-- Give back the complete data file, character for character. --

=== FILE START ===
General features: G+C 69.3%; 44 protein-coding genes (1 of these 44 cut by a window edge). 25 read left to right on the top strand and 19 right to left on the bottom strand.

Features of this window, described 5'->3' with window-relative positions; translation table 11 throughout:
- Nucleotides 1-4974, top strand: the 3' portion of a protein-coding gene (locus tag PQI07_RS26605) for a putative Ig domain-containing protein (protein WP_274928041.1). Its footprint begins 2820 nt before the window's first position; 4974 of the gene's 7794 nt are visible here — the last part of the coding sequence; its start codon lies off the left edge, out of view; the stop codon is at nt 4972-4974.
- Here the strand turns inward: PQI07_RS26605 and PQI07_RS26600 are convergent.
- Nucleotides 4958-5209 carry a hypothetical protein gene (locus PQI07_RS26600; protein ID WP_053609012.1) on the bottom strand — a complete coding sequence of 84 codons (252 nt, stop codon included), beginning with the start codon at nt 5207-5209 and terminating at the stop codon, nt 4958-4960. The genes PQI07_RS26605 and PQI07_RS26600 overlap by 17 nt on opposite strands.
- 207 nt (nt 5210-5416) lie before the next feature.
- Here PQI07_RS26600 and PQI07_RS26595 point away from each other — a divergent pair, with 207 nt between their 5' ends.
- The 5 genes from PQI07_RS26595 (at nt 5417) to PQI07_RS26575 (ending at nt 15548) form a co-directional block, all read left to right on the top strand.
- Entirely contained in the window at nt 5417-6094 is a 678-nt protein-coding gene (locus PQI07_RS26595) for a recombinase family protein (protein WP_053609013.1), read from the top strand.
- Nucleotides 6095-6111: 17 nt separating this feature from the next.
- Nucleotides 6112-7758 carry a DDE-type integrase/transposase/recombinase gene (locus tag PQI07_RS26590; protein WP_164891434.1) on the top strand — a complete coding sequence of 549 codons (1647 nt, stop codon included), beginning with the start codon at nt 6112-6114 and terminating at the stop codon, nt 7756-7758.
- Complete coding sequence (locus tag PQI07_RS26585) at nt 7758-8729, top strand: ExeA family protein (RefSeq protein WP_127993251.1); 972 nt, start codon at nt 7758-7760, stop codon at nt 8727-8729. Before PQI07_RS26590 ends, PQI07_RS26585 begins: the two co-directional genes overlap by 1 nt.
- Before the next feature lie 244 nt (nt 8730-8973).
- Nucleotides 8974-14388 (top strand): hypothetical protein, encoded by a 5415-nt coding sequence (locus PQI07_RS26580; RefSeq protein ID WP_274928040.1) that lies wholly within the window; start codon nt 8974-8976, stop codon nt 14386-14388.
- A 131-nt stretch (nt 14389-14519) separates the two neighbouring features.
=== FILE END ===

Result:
General features: G+C 69.3%; 44 protein-coding genes (1 of these 44 cut by a window edge). 25 read left to right on the top strand and 19 right to left on the bottom strand.

Features of this window, described 5'->3' with window-relative positions; translation table 11 throughout:
- Nucleotides 1-4974, top strand: the 3' portion of a protein-coding gene (locus tag PQI07_RS26605) for a putative Ig domain-containing protein (protein WP_274928041.1). Its footprint begins 2820 nt before the window's first position; 4974 of the gene's 7794 nt are visible here — the last part of the coding sequence; its start codon lies off the left edge, out of view; the stop codon is at nt 4972-4974.
- Here the strand turns inward: PQI07_RS26605 and PQI07_RS26600 are convergent.
- Nucleotides 4958-5209 carry a hypothetical protein gene (locus PQI07_RS26600; protein ID WP_053609012.1) on the bottom strand — a complete coding sequence of 84 codons (252 nt, stop codon included), beginning with the start codon at nt 5207-5209 and terminating at the stop codon, nt 4958-4960. The genes PQI07_RS26605 and PQI07_RS26600 overlap by 17 nt on opposite strands.
- 207 nt (nt 5210-5416) lie before the next feature.
- Here PQI07_RS26600 and PQI07_RS26595 point away from each other — a divergent pair, with 207 nt between their 5' ends.
- The 5 genes from PQI07_RS26595 (at nt 5417) to PQI07_RS26575 (ending at nt 15548) form a co-directional block, all read left to right on the top strand.
- Entirely contained in the window at nt 5417-6094 is a 678-nt protein-coding gene (locus PQI07_RS26595) for a recombinase family protein (protein WP_053609013.1), read from the top strand.
- Nucleotides 6095-6111: 17 nt separating this feature from the next.
- Nucleotides 6112-7758 carry a DDE-type integrase/transposase/recombinase gene (locus tag PQI07_RS26590; protein WP_164891434.1) on the top strand — a complete coding sequence of 549 codons (1647 nt, stop codon included), beginning with the start codon at nt 6112-6114 and terminating at the stop codon, nt 7756-7758.
- Complete coding sequence (locus tag PQI07_RS26585) at nt 7758-8729, top strand: ExeA family protein (RefSeq protein WP_127993251.1); 972 nt, start codon at nt 7758-7760, stop codon at nt 8727-8729. Before PQI07_RS26590 ends, PQI07_RS26585 begins: the two co-directional genes overlap by 1 nt.
- Before the next feature lie 244 nt (nt 8730-8973).
- Nucleotides 8974-14388 (top strand): hypothetical protein, encoded by a 5415-nt coding sequence (locus PQI07_RS26580; RefSeq protein ID WP_274928040.1) that lies wholly within the window; start codon nt 8974-8976, stop codon nt 14386-14388.
- A 131-nt stretch (nt 14389-14519) separates the two neighbouring features.